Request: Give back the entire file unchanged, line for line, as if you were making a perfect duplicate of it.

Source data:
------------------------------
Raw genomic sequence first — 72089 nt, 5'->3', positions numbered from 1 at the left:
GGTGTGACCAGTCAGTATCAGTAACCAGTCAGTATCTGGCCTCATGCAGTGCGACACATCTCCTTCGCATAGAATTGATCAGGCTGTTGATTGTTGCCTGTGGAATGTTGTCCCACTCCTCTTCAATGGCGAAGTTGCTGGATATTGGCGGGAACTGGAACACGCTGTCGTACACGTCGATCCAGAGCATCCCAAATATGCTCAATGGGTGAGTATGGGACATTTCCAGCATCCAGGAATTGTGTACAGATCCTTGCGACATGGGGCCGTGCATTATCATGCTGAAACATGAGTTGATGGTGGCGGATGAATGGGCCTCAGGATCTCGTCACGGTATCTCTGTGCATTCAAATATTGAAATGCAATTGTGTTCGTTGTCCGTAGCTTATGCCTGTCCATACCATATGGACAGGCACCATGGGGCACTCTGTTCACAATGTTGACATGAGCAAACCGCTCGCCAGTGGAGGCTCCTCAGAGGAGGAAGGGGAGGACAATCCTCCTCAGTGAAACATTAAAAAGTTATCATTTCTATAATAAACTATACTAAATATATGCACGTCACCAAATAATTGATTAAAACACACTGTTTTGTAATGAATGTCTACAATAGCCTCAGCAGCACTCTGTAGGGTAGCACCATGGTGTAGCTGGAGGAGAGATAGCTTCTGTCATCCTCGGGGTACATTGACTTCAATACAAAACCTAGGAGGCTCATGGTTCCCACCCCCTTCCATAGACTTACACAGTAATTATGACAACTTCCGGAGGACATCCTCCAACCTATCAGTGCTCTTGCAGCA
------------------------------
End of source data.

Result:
Raw genomic sequence first — 72089 nt, 5'->3', positions numbered from 1 at the left:
GGTGTGACCAGTCAGTATCAGTAACCAGTCAGTATCTGGCCTCATGCAGTGCGACACATCTCCTTCGCATAGAATTGATCAGGCTGTTGATTGTTGCCTGTGGAATGTTGTCCCACTCCTCTTCAATGGCGAAGTTGCTGGATATTGGCGGGAACTGGAACACGCTGTCGTACACGTCGATCCAGAGCATCCCAAATATGCTCAATGGGTGAGTATGGGACATTTCCAGCATCCAGGAATTGTGTACAGATCCTTGCGACATGGGGCCGTGCATTATCATGCTGAAACATGAGTTGATGGTGGCGGATGAATGGGCCTCAGGATCTCGTCACGGTATCTCTGTGCATTCAAATATTGAAATGCAATTGTGTTCGTTGTCCGTAGCTTATGCCTGTCCATACCATATGGACAGGCACCATGGGGCACTCTGTTCACAATGTTGACATGAGCAAACCGCTCGCCAGTGGAGGCTCCTCAGAGGAGGAAGGGGAGGACAATCCTCCTCAGTGAAACATTAAAAAGTTATCATTTCTATAATAAACTATACTAAATATATGCACGTCACCAAATAATTGATTAAAACACACTGTTTTGTAATGAATGTCTACAATAGCCTCAGCAGCACTCTGTAGGGTAGCACCATGGTGTAGCTGGAGGAGAGATAGCTTCTGTCATCCTCGGGGTACATTGACTTCAATACAAAACCTAGGAGGCTCATGGTTCCCACCCCCTTCCATAGACTTACACAGTAATTATGACAACTTCCGGAGGACATCCTCCAACCTATCAGTGCTCTTGCAGCA